Lastly, there are some sites out there worth regularly keeping an eye on. These are the ones that involuntarily start indexing information about you, unless you find the super-secret way to opt-out. These sites are a mixed blessing, and as long as they are watched carefully, they can add to the positive content.

Search rankings update

Time to do another snapshot of where things are at. Bear in mind that rankings do bounce around a lot, and I am only viewing them from my own searching perspective (affecting locality). I am not logged in to Google when searching, so hopefully it doesn’t tailor the answers by detecting who I am some other way.

Page 1: bad results at #5,7 (out of 10)

Page 2: #9

Page 3: #5

Page 1: #9 (out of 10)

Page 2: #3, #9, #10

Page 3: #2, #8

Page 1: #9 (out of 10)

Page 2: #3, #9, #10

Page 3: #2, #8

Page 1: #3, #5 (out of 10; excluding my ads inserted between 1 & 2, and at the end.)

Page 2: #3

Page 3: none!

One continuous page: result #5, 6, 12 out of a total of 27 results. One less result here is a good thing in this context.

Bing and Yahoo! are looking a lot better on the first page. Very happy with that. Ask has improved slightly on page 1, and Google has made no difference to page one. Duckduckgo has also improved a little, as all of the engines have improved at least a little in the lower ranks.

Overall, there are signs of improvement but still a lot more to do. First impressions count, so my focus is on the first page; but I still want to be more thorough than that.

Spam irony, and the same scammers are still out there

In a twist of irony, I have now been sent the same type of spam as the one that was created using my stolen credit card details and name earlier this year.

This time, the content of the spam is (with extra spaces in the URLs to break them):
[sourcecode language=”html”]
Dear Shawn Sijnstra,

This is to notify that new updates have been released for Skype.

http://www. official – skype –

Following are major new features :

* Up to 5-way group video call.
* Redesigned calling experience.
* Improved video snapshots gallery.
* Improved browser plugins performance on some websites.
* Reduced false positives on browser plugin phone number recognition.
* New presence icons.
* Improved handling of calling attempts made when the user has run out of credit.
* Improved access to sharing functionality

To download the latest version , go to :

http://www. official – skype –

Start downloading the update right now and let us know what you think
about it.

Talk soon,

The people at SkypeUnsubscribe (

It would appear to be the same group as the whois record for the address is registered in the same way, with the same or similar registrar, with the same fields used and a very similar address used. I have left the name of the registrant out for obvious reasons:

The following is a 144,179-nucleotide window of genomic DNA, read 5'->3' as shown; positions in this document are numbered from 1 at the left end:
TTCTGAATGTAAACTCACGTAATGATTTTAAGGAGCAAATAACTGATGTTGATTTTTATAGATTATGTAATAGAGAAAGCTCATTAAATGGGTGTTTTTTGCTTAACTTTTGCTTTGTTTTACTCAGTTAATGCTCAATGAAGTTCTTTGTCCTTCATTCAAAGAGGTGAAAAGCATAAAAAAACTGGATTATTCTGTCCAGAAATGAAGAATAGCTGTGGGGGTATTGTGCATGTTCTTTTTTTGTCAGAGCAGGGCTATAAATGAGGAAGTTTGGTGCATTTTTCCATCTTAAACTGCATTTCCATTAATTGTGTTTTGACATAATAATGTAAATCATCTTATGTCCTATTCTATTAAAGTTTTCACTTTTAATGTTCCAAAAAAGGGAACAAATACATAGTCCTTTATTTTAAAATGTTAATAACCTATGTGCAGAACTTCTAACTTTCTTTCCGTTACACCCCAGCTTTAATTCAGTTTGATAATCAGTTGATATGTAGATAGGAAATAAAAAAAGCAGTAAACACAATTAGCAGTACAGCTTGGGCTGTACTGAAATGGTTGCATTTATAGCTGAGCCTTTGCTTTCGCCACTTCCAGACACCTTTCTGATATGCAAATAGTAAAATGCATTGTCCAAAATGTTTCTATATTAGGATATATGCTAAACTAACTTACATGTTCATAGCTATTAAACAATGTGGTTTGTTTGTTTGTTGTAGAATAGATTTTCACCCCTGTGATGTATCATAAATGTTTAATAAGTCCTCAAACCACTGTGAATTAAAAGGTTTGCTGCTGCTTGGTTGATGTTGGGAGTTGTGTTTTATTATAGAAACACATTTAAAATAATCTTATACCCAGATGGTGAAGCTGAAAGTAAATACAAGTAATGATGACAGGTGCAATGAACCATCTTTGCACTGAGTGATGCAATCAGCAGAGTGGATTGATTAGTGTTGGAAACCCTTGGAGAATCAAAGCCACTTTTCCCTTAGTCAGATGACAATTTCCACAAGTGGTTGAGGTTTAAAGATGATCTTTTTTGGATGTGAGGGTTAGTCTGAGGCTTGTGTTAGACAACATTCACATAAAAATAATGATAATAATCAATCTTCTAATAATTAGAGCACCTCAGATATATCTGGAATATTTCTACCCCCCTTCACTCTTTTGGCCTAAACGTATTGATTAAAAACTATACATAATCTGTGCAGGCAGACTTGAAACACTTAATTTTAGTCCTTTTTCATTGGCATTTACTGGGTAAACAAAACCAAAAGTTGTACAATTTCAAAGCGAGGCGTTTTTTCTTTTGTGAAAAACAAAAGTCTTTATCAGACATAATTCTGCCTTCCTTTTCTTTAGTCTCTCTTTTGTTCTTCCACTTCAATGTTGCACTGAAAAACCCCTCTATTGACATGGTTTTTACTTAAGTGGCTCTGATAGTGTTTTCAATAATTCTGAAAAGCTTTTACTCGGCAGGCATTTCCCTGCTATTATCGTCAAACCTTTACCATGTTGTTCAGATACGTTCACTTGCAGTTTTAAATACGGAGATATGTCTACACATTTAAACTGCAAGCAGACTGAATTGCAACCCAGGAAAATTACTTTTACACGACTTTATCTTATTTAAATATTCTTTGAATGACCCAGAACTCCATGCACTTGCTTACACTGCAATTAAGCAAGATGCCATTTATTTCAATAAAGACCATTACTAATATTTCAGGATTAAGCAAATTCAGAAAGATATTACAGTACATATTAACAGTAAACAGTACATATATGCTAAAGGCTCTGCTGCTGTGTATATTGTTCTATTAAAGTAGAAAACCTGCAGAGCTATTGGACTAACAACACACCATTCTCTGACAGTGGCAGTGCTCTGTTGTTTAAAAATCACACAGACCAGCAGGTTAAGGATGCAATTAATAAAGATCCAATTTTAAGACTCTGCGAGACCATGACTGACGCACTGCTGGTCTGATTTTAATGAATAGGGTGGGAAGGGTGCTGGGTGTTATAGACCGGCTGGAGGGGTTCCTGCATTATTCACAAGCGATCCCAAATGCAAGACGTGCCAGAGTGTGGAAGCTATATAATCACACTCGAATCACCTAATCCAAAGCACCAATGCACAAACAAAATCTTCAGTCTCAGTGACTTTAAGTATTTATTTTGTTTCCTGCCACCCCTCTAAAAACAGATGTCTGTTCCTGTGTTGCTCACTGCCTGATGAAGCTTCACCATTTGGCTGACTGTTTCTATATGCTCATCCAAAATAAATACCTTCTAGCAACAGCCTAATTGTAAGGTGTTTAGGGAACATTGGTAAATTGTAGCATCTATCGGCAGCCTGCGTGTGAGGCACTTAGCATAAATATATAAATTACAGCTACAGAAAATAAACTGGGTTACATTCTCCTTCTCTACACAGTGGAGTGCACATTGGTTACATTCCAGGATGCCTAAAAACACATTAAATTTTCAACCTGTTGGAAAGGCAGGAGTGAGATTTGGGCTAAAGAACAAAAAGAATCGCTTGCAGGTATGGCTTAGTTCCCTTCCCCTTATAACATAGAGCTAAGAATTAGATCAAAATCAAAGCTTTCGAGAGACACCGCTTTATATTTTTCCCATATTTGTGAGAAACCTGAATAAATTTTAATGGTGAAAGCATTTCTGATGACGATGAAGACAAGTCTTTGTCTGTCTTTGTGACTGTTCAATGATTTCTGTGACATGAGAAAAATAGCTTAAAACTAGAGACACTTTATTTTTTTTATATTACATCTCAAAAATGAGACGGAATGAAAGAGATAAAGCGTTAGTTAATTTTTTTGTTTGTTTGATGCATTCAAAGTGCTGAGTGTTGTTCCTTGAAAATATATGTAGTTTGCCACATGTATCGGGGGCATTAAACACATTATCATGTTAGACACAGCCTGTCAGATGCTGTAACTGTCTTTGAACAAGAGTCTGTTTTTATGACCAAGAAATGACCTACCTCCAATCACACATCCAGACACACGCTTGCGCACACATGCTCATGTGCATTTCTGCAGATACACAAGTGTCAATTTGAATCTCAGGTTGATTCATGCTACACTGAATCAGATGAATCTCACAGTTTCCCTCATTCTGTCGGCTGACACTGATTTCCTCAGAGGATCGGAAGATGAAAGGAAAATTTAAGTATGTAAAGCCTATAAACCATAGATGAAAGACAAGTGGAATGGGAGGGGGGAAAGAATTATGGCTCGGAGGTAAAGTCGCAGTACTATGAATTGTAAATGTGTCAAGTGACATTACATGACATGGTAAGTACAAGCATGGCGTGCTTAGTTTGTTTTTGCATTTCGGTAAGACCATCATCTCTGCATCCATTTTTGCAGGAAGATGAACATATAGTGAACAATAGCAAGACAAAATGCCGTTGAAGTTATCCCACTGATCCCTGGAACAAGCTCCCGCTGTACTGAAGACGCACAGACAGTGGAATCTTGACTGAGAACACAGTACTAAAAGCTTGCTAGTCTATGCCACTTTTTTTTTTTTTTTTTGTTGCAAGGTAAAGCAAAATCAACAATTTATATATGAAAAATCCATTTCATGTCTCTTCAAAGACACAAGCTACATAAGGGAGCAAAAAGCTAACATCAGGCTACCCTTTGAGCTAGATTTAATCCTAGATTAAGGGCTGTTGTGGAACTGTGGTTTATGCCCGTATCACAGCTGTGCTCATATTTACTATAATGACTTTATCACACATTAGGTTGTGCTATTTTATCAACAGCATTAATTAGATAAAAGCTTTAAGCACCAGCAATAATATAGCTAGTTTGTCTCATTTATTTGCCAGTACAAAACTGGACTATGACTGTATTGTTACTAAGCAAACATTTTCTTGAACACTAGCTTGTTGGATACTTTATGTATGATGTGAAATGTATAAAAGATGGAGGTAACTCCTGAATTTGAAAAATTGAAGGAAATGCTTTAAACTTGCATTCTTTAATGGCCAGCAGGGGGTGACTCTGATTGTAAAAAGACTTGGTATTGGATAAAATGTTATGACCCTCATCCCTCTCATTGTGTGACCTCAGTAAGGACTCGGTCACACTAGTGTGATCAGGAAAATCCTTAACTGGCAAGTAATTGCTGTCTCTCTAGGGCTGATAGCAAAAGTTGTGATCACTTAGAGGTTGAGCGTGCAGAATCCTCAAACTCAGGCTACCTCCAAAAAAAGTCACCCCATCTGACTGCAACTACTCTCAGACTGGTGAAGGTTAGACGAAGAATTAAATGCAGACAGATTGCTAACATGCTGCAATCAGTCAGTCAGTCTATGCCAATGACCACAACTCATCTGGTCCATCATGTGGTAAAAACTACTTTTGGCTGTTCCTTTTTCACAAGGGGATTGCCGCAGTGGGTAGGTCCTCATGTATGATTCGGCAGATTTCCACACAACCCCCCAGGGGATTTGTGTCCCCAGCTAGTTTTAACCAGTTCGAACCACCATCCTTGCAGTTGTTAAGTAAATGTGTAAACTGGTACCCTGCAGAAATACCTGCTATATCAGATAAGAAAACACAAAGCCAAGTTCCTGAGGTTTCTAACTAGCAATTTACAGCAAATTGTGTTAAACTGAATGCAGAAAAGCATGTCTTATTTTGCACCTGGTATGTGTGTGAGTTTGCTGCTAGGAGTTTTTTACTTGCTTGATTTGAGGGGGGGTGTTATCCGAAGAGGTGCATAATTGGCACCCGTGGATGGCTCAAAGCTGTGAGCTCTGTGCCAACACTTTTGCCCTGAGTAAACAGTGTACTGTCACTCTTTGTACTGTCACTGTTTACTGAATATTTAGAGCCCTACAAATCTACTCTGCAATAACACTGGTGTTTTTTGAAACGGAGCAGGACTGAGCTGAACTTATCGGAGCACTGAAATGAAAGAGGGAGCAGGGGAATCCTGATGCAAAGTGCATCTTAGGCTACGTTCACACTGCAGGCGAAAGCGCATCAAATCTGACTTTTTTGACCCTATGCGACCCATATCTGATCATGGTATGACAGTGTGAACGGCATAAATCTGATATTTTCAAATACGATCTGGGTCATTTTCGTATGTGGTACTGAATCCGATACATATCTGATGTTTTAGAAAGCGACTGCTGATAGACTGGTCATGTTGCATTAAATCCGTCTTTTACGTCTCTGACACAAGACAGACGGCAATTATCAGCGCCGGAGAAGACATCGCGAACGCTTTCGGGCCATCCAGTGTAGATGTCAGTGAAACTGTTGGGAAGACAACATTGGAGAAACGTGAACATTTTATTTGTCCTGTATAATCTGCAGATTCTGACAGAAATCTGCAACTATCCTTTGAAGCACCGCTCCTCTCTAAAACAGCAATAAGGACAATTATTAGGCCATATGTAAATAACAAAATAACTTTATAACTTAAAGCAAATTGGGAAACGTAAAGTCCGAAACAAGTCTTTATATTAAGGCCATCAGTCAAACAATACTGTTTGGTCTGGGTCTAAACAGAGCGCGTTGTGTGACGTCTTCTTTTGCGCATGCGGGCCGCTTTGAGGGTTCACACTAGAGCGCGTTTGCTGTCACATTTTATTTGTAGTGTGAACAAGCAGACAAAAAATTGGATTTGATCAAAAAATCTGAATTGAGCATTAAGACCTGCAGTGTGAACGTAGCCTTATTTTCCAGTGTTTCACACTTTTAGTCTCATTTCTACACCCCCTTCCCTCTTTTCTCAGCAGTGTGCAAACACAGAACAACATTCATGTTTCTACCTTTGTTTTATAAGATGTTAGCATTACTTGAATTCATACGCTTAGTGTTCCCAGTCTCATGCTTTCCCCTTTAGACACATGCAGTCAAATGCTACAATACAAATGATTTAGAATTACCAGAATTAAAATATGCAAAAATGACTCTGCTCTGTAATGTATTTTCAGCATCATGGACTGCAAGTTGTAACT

% By submitting a query to RU-CENTER's Whois Service
% you agree to abide by the following terms of use:
% (in Russian)
% (in English).

Domain name:             OFFICIAL-SKYPE-UPDATE.COM
Name Server:
Name Server:
Creation Date:           2011.09.27
Updated Date:            2011.09.28
Expiration Date:         2012.09.27

Status:                  DELEGATED

Registrant ID:           QH9BLSG-RU
Registrant Name:         
Registrant Organization: 
Registrant Street1:      1039 Avenue Street
Registrant City:         New York
Registrant Postal Code:  10023
Registrant Country:      US

Administrative, Technical Contact
Contact ID:              QH9BLSG-RU
Contact Name:            
Contact Organization:    
Contact Street1:         1039 Avenue Street
Contact City:            New York
Contact Postal Code:     10023
Contact Country:         US
Contact Phone:           +1 800 2379293
Contact E-mail:

Registrar:               Regional Network Information Center, JSC dba RU-CENTER

Last updated on 2011.09.28 10:34:48 MSK/MSD

The individual whose name was used has a much more common name so hopefully does not have the same issues I have.

Next observed stats change

So while relooking at the search engines, I’ve noticed that the root home page for this site has come up the ranks. It’s pushing some other results down by one. Interestingly, it is the home page with little content – not the blog – that is creeping up in rank.

On another note, the last updated page is yet to update in search engines. I will need to spend more time on seeing what I can do there.

Stats and security

While developing this blog, I’ve been working on the background on security and other curiosities. I wanted to use a log processor to look at where some of the hits on this site were coming from, so of course I turned to AWstats. I also wanted to make this viewable by myself, and didn’t want another password to either type in or store. There were great instructions available for basic installation, but I had to look a little harder for secuirity. I only really want to view the stats from home, and luckily I have a fixed IP address. This is certainly a lazy way to do security, and I haven’t yet pushed it to be SSL-only, but to bolt down the AWstats pages by IP address all that was required in the Apache2 conf file was:

[sourcecode language=”xml”]
Alias /awstatsclasses "/usr/share/awstats/lib/"
Alias /awstats-icon/ "/usr/share/awstats/icon/"
Alias /awstatscss "/usr/share/doc/awstats/examples/css"
ScriptAlias /awstats/ /usr/lib/cgi-bin/
<Location /awstats>
Options ExecCGI -MultiViews +SymLinksIfOwnerMatch
Order Deny,Allow
Deny from all
Allow from
Allow from 127

Where of course the is replaced with your desired access address – IP address or DNS address

In other security related news, somebody else ran a script against this site but at least it was a better attempt. They looked for 151 vulnerabilities in a single sitting rather than the 6 the last guys did. There’s been some other feeble one or two since then, but it’s nice to be tested thoroughly.

Newsflash: I’ve now had my first spam comment submitted. Hooray!

Thanks to go out

As always, credit where credit is due. Thank you very kindly to John Munoz whom, once I clarified the situation on his blog, moved very quickly to correct the information.

It is now up to the search engines to do their work for those hits.